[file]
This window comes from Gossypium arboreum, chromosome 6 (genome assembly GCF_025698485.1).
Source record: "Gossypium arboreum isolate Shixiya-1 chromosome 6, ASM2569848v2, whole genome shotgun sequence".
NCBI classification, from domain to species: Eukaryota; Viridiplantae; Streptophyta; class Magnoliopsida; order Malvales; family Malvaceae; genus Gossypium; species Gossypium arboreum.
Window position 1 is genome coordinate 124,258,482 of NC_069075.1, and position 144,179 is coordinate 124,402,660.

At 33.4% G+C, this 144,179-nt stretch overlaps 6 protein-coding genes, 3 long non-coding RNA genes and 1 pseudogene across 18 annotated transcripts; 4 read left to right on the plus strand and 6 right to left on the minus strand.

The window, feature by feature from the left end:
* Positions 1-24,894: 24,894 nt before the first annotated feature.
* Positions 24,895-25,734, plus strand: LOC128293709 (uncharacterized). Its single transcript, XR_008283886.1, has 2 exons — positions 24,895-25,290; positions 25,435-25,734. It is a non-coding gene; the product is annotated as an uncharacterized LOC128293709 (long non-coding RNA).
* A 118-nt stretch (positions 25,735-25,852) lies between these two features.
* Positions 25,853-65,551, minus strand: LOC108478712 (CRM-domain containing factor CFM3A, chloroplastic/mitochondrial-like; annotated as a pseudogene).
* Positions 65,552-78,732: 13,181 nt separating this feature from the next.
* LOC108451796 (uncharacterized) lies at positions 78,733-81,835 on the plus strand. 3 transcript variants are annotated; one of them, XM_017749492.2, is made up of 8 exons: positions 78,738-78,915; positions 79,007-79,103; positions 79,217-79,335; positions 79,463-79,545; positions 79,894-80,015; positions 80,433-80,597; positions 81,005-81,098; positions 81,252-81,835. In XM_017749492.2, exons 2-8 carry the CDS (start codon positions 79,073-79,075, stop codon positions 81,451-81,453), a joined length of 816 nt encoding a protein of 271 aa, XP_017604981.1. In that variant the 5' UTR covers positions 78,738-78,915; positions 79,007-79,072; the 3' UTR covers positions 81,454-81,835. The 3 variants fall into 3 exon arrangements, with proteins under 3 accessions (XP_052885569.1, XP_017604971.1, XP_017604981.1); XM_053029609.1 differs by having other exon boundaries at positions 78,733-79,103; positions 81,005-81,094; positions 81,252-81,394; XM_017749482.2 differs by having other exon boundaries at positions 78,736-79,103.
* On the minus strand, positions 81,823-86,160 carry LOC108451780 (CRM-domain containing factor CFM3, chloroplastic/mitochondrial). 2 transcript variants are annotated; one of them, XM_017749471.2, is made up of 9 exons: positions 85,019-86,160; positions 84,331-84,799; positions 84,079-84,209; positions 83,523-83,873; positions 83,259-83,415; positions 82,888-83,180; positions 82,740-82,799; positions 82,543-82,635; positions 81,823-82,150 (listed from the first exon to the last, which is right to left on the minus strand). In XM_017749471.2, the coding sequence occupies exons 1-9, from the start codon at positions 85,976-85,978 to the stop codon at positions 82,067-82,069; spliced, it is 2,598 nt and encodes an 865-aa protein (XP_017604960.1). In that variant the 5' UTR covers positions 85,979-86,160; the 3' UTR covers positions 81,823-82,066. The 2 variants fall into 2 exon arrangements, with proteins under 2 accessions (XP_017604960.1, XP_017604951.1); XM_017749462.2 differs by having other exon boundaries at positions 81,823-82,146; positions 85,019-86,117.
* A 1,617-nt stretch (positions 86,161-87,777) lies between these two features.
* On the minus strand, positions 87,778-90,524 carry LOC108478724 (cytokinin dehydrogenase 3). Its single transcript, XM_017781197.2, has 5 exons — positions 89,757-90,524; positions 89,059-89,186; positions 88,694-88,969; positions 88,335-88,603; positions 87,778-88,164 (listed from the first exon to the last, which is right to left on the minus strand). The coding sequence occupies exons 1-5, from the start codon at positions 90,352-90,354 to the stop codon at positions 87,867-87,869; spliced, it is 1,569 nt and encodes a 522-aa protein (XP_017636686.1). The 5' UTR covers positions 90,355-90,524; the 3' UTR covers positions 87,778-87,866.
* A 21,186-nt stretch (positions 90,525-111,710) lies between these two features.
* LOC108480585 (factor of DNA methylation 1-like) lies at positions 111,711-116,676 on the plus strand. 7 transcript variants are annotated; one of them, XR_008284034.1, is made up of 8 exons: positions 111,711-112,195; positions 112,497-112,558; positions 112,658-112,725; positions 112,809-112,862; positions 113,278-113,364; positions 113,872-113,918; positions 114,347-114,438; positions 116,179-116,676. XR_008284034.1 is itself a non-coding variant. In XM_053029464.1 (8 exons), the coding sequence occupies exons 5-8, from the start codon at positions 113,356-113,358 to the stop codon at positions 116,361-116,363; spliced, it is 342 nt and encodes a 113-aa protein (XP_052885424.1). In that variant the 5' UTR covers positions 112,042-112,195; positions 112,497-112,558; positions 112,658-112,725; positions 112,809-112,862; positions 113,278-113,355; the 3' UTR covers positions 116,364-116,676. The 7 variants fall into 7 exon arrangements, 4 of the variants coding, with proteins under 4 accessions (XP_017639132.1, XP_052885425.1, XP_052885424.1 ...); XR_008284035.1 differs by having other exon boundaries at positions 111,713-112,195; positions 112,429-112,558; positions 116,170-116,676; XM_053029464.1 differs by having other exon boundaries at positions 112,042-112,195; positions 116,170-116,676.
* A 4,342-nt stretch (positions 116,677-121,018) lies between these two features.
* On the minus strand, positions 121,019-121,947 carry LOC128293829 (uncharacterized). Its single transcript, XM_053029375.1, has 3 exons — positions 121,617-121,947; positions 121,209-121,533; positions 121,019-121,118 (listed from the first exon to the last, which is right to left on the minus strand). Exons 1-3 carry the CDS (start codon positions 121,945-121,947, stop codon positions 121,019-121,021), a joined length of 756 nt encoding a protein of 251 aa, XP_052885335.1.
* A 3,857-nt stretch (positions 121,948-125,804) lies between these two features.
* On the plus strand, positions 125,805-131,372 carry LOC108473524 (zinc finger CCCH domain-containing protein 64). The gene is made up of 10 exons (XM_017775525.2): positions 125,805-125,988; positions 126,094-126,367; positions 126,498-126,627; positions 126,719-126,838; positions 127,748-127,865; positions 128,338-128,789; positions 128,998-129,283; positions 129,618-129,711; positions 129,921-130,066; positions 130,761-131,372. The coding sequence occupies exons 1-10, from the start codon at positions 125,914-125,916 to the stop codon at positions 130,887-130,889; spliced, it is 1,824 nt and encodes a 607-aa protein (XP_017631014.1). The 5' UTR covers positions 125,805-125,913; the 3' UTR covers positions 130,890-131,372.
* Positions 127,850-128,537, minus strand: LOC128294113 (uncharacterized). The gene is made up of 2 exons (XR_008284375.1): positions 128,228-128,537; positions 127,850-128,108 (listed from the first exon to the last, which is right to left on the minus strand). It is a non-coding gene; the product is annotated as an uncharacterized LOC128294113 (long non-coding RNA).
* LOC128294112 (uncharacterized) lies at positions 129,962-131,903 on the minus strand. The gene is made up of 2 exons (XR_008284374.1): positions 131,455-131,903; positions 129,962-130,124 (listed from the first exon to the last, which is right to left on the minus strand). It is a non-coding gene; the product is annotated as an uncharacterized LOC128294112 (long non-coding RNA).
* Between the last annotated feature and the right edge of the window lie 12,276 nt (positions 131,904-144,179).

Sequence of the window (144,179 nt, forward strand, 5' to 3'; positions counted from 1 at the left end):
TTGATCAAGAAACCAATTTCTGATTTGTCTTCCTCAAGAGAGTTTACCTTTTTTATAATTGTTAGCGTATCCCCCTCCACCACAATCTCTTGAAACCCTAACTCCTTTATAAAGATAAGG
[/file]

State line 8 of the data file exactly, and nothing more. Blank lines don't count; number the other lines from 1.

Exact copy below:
* Positions 24,895-25,734, plus strand: LOC128293709 (uncharacterized). Its single transcript, XR_008283886.1, has 2 exons — positions 24,895-25,290; positions 25,435-25,734. It is a non-coding gene; the product is annotated as an uncharacterized LOC128293709 (long non-coding RNA).